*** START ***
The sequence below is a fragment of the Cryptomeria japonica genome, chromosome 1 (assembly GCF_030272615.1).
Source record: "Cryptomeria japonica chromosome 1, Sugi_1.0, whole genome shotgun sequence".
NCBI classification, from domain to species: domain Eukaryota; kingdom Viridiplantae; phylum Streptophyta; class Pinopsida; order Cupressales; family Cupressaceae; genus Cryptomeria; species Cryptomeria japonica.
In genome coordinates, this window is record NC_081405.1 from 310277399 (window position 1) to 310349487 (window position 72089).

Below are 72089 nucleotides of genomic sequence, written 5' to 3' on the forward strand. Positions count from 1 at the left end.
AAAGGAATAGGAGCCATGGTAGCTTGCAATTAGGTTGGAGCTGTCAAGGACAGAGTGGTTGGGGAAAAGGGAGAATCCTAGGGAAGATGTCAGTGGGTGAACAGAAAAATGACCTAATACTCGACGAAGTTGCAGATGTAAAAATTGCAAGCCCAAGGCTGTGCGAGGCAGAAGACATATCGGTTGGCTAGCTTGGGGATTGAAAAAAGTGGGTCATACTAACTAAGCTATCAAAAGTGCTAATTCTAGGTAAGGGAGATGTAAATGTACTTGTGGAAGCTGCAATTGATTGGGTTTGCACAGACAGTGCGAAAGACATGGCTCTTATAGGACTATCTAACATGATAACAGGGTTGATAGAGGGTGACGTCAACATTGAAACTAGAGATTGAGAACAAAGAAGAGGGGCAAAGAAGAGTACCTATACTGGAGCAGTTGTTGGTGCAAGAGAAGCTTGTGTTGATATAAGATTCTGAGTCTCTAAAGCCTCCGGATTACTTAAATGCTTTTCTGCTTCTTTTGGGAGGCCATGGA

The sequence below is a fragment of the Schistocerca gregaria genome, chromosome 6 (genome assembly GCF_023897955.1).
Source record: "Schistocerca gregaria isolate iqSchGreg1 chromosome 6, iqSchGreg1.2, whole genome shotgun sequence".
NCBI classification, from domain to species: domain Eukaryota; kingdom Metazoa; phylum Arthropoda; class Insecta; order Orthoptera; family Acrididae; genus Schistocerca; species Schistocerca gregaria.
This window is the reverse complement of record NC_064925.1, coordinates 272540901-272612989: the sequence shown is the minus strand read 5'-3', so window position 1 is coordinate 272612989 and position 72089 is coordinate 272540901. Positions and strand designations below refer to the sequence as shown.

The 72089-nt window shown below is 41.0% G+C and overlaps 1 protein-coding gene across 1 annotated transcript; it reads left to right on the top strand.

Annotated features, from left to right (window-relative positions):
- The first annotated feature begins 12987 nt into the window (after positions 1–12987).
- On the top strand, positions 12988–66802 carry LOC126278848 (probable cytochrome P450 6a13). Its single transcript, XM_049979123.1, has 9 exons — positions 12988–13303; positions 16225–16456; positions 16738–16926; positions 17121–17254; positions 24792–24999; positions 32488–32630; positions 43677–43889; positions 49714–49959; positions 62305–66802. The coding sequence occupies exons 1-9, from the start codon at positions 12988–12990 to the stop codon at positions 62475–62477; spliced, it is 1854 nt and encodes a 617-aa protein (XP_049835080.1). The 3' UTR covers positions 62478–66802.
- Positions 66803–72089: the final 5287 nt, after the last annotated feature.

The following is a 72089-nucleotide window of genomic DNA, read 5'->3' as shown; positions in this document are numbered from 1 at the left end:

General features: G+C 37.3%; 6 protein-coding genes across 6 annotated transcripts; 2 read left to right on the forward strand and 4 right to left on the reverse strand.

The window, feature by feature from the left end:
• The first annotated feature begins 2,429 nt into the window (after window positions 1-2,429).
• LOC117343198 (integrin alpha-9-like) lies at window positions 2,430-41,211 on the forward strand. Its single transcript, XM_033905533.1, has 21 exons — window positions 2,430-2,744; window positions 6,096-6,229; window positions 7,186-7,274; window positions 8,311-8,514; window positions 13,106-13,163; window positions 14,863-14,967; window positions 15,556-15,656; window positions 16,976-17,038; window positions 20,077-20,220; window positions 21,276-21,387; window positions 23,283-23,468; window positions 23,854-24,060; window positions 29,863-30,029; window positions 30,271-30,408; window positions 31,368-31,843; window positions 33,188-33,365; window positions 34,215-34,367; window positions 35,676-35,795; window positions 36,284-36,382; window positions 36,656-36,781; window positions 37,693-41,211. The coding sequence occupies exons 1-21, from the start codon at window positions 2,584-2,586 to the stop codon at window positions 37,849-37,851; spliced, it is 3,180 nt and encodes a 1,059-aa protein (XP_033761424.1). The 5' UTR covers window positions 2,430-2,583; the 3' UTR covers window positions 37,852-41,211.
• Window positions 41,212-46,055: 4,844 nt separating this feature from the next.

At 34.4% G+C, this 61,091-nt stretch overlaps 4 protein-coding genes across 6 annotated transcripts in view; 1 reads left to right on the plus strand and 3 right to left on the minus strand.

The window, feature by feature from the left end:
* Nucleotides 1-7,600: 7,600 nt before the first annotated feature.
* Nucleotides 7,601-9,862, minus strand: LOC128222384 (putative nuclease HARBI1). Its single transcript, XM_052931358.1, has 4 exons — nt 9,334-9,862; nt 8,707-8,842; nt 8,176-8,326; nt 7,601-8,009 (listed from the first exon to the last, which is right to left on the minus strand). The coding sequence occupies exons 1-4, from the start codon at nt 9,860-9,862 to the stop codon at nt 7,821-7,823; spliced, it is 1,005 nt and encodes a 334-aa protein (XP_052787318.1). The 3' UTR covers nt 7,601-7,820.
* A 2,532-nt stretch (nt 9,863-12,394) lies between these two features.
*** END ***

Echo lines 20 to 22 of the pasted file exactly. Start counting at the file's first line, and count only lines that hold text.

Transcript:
• LOC117343198 (integrin alpha-9-like) lies at window positions 2,430-41,211 on the forward strand. Its single transcript, XM_033905533.1, has 21 exons — window positions 2,430-2,744; window positions 6,096-6,229; window positions 7,186-7,274; window positions 8,311-8,514; window positions 13,106-13,163; window positions 14,863-14,967; window positions 15,556-15,656; window positions 16,976-17,038; window positions 20,077-20,220; window positions 21,276-21,387; window positions 23,283-23,468; window positions 23,854-24,060; window positions 29,863-30,029; window positions 30,271-30,408; window positions 31,368-31,843; window positions 33,188-33,365; window positions 34,215-34,367; window positions 35,676-35,795; window positions 36,284-36,382; window positions 36,656-36,781; window positions 37,693-41,211. The coding sequence occupies exons 1-21, from the start codon at window positions 2,584-2,586 to the stop codon at window positions 37,849-37,851; spliced, it is 3,180 nt and encodes a 1,059-aa protein (XP_033761424.1). The 5' UTR covers window positions 2,430-2,583; the 3' UTR covers window positions 37,852-41,211.
• Window positions 41,212-46,055: 4,844 nt separating this feature from the next.

At 34.4% G+C, this 61,091-nt stretch overlaps 4 protein-coding genes across 6 annotated transcripts in view; 1 reads left to right on the plus strand and 3 right to left on the minus strand.